The following chart shows payroll growth by industry. Professional workers and scientific staff have gained the most with payroll employment up by more than 10% since January 2020. Information and communication come in third place and payroll employment growth has been close to 9% since the beginning of the pandemic.

It is thus one of the strongest performing sectors in the UK even as the slowdown in vacancies is now suggesting some weakness ahead. Some of this is related to the Tech wobble in the US. While the sector has not shed that many jobs in the aggregate, it is particularly the large US tech companies like Amazon, Google, Meta, and Twitter, which have been laying off workers in recent months.

Payroll employment growth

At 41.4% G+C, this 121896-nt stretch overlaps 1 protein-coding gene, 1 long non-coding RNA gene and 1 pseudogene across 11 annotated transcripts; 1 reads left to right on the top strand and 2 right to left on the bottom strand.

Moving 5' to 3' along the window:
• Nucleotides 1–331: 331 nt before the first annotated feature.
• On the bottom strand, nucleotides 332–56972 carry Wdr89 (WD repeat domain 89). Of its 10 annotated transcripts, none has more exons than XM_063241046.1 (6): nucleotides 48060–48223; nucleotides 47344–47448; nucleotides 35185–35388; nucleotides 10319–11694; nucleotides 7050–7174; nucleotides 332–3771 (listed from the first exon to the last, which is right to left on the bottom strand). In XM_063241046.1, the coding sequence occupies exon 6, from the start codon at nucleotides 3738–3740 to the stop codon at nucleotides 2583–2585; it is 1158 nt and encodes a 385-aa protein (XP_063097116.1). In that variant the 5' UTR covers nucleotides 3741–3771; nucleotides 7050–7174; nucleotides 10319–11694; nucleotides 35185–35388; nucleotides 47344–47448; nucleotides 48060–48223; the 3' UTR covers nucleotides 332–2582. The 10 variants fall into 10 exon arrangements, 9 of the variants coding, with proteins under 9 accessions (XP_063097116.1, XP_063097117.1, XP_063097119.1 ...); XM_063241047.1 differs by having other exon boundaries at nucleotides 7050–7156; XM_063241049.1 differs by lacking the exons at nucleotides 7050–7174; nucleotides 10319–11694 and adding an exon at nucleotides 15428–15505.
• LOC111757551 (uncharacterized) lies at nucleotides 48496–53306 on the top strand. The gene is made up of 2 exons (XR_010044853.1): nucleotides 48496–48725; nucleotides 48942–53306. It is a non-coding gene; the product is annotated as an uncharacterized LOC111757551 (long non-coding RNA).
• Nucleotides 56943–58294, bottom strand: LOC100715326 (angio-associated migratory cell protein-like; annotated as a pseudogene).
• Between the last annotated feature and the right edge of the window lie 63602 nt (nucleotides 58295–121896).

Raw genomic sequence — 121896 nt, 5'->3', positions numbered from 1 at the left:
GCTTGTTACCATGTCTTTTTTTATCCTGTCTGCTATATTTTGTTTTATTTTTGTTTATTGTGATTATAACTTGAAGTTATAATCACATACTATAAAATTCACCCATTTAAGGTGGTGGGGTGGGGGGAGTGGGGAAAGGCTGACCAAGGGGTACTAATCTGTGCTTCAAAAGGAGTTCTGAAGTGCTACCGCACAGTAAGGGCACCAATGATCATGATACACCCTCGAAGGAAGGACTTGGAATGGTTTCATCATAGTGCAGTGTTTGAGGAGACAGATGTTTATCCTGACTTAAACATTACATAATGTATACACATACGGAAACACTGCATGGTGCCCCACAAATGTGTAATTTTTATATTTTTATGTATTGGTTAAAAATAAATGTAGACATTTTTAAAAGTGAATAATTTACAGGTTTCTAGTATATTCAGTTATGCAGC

Thanks to its strong sectoral performance, tech sector employees have also seen above average wage gains since the beginning of the pandemic with median pay comfortably rising by more than 10% throughout 2021.

Median pay sector

Median pay in the tech sector is up by more than 36% since January 2018 and about 25% since January 2020 compared to 26% and 17%, respectively, for the economy as a whole. For most other sectors, the median pay growth has increased by about 10 to 20% since January 2020.

Tech workers have thus outperformed their peers by a quite sizeable margin since the beginning of the pandemic. And tech is one of the few sectors where pay has outperformed inflation in recent years (prices are up by about 19% since the beginning of the pandemic).

Median pay sector